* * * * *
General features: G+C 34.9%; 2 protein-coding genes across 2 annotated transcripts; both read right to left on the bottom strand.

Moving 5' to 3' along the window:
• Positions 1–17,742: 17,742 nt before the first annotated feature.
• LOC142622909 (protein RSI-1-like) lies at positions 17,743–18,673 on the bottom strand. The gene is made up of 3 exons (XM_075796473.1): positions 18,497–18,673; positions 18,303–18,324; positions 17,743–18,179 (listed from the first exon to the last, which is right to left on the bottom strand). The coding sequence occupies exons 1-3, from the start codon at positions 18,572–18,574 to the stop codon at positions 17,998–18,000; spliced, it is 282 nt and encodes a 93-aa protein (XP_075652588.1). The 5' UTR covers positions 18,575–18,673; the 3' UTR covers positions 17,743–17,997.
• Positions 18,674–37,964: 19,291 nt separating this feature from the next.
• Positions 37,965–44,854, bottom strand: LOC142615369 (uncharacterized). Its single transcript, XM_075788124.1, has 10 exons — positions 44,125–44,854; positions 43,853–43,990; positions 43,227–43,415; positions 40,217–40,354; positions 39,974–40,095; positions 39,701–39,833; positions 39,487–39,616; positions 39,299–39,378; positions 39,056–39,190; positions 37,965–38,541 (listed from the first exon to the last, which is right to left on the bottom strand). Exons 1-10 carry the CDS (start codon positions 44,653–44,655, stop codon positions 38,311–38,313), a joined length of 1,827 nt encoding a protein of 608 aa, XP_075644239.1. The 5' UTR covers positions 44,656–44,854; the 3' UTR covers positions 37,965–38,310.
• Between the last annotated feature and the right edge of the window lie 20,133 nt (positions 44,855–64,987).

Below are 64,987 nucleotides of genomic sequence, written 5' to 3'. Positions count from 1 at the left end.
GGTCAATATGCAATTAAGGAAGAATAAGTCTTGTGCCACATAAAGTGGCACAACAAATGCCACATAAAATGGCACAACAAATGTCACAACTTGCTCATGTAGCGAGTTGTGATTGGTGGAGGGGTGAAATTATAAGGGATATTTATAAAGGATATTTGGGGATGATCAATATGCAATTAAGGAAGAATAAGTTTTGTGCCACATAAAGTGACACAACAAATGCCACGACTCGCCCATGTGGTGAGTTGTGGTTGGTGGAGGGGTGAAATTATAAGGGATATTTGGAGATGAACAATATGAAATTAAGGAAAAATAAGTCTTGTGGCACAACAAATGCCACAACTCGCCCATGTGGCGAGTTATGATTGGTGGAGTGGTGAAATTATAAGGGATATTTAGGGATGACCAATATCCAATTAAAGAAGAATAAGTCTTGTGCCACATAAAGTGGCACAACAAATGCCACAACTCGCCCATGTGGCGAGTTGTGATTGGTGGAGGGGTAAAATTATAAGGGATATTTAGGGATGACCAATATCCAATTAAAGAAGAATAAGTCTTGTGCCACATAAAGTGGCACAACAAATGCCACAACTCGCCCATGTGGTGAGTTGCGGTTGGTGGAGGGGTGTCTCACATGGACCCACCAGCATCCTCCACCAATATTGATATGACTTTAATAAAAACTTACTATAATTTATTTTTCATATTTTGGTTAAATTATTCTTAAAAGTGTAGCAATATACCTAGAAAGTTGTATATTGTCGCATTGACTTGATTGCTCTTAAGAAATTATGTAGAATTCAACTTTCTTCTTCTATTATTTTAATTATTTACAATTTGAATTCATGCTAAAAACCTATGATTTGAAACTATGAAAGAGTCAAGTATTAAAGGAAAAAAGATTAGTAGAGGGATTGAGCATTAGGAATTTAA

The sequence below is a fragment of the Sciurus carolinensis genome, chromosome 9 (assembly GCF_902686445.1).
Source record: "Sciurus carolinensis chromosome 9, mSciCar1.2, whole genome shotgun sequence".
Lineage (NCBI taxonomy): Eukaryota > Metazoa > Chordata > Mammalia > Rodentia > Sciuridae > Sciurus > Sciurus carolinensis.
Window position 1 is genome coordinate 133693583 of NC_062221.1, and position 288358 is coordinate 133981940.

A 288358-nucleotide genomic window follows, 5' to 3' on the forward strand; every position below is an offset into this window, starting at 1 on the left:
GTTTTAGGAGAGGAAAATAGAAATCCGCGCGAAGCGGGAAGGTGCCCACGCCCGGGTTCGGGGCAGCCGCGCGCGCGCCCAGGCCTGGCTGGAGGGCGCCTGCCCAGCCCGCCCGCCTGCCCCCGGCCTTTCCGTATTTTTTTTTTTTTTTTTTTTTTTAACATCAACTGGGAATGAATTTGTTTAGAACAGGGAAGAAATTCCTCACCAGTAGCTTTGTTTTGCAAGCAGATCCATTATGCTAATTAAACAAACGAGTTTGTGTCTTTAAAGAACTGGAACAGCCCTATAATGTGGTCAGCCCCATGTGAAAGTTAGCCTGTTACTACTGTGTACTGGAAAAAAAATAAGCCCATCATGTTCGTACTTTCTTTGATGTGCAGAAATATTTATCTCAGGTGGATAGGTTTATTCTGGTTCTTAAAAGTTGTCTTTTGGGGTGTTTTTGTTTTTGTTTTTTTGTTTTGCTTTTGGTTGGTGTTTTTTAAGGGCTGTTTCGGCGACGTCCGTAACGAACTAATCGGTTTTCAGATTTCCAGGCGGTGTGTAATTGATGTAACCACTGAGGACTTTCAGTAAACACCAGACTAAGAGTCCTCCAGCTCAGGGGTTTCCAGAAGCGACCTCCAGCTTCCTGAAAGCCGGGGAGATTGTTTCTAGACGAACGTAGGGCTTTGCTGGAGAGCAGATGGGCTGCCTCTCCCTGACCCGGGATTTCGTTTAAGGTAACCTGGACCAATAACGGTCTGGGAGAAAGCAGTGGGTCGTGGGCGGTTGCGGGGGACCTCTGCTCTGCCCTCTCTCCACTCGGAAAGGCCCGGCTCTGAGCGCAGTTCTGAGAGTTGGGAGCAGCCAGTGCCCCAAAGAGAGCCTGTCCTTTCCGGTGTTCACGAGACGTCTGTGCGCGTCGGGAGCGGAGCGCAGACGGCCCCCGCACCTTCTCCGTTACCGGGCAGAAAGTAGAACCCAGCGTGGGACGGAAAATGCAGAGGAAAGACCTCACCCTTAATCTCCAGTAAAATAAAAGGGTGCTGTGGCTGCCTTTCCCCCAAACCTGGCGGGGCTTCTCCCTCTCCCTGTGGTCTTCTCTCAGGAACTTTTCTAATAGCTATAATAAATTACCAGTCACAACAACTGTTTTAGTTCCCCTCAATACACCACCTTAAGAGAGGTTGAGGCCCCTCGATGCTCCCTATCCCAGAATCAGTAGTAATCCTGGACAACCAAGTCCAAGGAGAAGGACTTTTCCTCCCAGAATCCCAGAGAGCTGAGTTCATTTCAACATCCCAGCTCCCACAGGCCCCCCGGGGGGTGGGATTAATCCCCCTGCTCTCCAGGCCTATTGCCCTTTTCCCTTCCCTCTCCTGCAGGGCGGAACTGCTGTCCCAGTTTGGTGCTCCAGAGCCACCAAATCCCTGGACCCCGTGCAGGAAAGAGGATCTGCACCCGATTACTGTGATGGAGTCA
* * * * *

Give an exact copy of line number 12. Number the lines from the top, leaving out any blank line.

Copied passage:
Lineage (NCBI taxonomy): Eukaryota > Metazoa > Chordata > Mammalia > Rodentia > Sciuridae > Sciurus > Sciurus carolinensis.